Every day we passed great flocks of sea fowl floating on the water, coming frequently almost within an oar's length, but always just out of reach. We were in worse condition than the Ancient Mariner, with food as well as water everywhere about us, and not a morsel or a drop to eat or drink. Thirst is harder to endure than hunger, and yet hunger finally wakes up the wolf; and the time comes when even the thought of cannibalism can be entertained without horror. About this time John asked me, "Well, what do you think?"
"Oh," I said, "I think that one of us will come out of it all right."
He started, as if he thought that I had premature designs on him.
"You need not be afraid," I said, "I'll not take advantage of you."
He knew that I was the stronger and perhaps thought that if I felt as he did, his chances were very small.
The sixth day, John seemed like a man overwhelmed with the horror of a situation that had gotten beyond his control. He cowered at the opposite end of the boat and had said nothing for a long time. Finally he opened a conversation with a person of whose presence I had not been conscious.
"Jim," he said, "come, give me a piece."
"Jim who?" I asked. "Piece of what? Where is he?"
"Jim Woodbury," he answered, "don't you see him? There he is, hiding under that oil jacket. He's been there over half an hour, eating pie, and he won't give me any."
I tried to laugh him out of his delusion, but the thing was real to him. Soon he jumped up and said: "I'm going on board; I'm tired of staying out here."
"How will you get there?" I asked.
"Walk," he answered, "the water ain't deep," and he started to get overboard.
I caught him and pulled him back into the boat, not any too soon, for if he had gone overboard, the sharks would probably have gotten him, for they were not very far away. Every now and then I had seen their fins cutting the surface of the water, as they patrolled back and forth, waiting their time, or ours, as if they knew that it was only a question of time. Soon John started again to get overboard. This time I punished him so severely that he did not try it again. After that, I had to keep my eye on him constantly. His ravings about food were not particularly soothing to my feelings, for I was as hungry as he, only not so demonstrative about it.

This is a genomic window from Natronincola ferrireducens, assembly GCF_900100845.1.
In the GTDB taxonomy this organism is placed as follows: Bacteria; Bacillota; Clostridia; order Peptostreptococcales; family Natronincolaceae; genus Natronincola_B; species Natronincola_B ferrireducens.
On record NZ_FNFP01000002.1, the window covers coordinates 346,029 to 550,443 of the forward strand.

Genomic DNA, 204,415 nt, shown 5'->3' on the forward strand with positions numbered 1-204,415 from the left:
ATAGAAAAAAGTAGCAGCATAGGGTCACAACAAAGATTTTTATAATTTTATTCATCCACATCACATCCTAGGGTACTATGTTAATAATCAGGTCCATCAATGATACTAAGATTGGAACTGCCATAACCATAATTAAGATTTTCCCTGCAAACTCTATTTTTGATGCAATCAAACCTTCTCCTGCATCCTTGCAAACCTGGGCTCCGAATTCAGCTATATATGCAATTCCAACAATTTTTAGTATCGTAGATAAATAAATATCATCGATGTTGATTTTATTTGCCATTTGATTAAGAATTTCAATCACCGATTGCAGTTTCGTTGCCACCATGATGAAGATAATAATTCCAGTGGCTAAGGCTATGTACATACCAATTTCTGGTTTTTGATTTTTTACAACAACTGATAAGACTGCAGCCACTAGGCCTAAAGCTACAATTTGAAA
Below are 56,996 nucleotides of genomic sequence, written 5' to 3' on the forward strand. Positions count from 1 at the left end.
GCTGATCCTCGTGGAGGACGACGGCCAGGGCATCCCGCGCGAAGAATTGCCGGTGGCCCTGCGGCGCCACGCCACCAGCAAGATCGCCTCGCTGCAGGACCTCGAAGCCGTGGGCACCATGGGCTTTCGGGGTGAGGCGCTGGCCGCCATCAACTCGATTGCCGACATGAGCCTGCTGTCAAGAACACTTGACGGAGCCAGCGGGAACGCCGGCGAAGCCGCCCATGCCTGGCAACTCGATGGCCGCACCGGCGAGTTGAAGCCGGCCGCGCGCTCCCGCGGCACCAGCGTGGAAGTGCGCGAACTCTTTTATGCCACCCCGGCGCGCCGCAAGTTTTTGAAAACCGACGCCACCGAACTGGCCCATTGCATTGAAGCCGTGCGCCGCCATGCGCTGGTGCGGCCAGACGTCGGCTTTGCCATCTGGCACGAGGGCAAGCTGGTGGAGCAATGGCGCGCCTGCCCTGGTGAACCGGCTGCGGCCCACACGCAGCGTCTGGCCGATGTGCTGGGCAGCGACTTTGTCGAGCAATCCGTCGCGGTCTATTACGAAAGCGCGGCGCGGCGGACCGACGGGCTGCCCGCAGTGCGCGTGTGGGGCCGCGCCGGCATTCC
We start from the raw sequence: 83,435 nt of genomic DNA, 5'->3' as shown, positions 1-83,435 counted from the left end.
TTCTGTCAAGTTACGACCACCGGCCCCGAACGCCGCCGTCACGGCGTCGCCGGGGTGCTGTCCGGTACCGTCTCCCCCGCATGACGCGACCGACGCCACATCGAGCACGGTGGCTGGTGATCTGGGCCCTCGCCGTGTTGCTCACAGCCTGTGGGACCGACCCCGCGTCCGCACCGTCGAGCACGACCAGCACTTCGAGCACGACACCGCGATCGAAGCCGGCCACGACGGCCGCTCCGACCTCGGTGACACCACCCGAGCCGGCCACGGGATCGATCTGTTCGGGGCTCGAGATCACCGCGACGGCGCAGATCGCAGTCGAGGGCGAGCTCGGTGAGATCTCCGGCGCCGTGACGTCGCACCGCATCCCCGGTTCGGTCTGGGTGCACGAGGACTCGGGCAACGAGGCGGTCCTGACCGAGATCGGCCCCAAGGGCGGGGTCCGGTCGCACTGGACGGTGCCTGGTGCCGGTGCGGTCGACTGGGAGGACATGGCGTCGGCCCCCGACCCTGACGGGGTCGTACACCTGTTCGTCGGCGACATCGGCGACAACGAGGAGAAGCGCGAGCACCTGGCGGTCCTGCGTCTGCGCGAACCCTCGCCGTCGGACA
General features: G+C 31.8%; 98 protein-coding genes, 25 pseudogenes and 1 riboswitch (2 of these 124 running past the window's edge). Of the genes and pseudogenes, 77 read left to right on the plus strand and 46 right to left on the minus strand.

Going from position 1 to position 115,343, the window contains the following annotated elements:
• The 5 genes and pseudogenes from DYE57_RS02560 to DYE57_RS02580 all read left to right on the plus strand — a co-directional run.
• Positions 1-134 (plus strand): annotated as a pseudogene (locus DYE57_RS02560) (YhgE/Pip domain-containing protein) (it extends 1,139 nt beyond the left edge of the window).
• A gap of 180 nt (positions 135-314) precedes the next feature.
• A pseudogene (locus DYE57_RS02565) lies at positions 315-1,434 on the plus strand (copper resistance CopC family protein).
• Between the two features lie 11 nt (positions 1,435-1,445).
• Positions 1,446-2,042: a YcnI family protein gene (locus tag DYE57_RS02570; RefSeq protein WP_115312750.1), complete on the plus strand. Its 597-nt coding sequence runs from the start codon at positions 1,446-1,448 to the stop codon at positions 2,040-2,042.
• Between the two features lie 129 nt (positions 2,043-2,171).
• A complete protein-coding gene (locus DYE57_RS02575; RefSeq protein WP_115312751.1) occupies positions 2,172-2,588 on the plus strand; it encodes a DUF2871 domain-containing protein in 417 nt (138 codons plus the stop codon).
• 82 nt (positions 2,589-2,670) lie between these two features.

The seventh day drifted slowly by and the fog still held us captive. For a week we had had no food, no water, and scarcely any sleep; having our boots on continuously stopped the circulation in our feet with the same effect as if they had been frozen; we were chilled to the bone; my boat mate was insane. Since the whistle of the steamship had died away in the distance, two days before, no sound had come to us out of the fog but the voices of the wind and the swash of the waves. I knew the chart of the Banks and had a general idea as to where we were. There is a great barren tract on the Banks where few fish are found and fishermen seldom go, and we had drifted into this man-forsaken place. I had almost said "God-forsaken" too, but something began to shape itself in my mind about that time, that makes it difficult for me now to say this. Rather, as I look back on our experience, I feel more like claiming fellowship with the "wanderer" who called the place of his hardship "Bethel" because it was there, at the end of self and of favoring conditions, that he found God.
I was near "the end of my rope"—I was not frightened, or discouraged; my mind was perfectly clear; I was not stampeded. Of course, I had thought of God and of prayer, but I was a skeptic, as I supposed, and considered both not proven. But the steady contemplation of the probability of death, for seven successive days, under conditions that compelled candor, raised questions that skepticism could not answer, and gave to my questions answers that skepticism could not refute. There comes a time, under such conditions, when common sense asserts itself and sophistry fails to satisfy. Since I made this discovery in my personal experience, I have learned that my case was not peculiar, but in keeping with a general law in human experience, long understood and admirably stated in the 107th Psalm. Such words as these have come "out of the depths" and it is sometimes necessary to go down into the depths to prove them to be true.
"They wandered.... in a solitary way; they found no city to dwell in. Hungry and thirsty, their soul fainted in them. Then they cried unto the Lord in their trouble, and he delivered them out of their distresses, and he led them forth by the right way, that they might go to a city of habitation.... Such as sit in darkness and in the shadow of death, being bound in affliction and iron; because they rebelled against the words of God, and contemned the counsel of the Most High: therefore he brought down their heart with labor; they fell down and there was none to help. Then they cried unto the Lord in their trouble, and he saved them out of their distresses. He brought them out of darkness and the shadow of death, and brake their bands in sunder..... They that go down to the sea in ships, that do business in great waters; these see the works of the Lord, and his wonders in the deep. For he commandeth, and raiseth the stormy wind, which lifteth up the waves thereof. They mount up to the heaven, they go down again to the depths: their soul is melted because of trouble... they are at their wits' end. Then they cry unto the Lord in their trouble, and he bringeth them out of their distresses. He maketh the storm a calm, so that the waves thereof are still. Then are they glad because they be quiet; so he bringeth them unto their desired haven."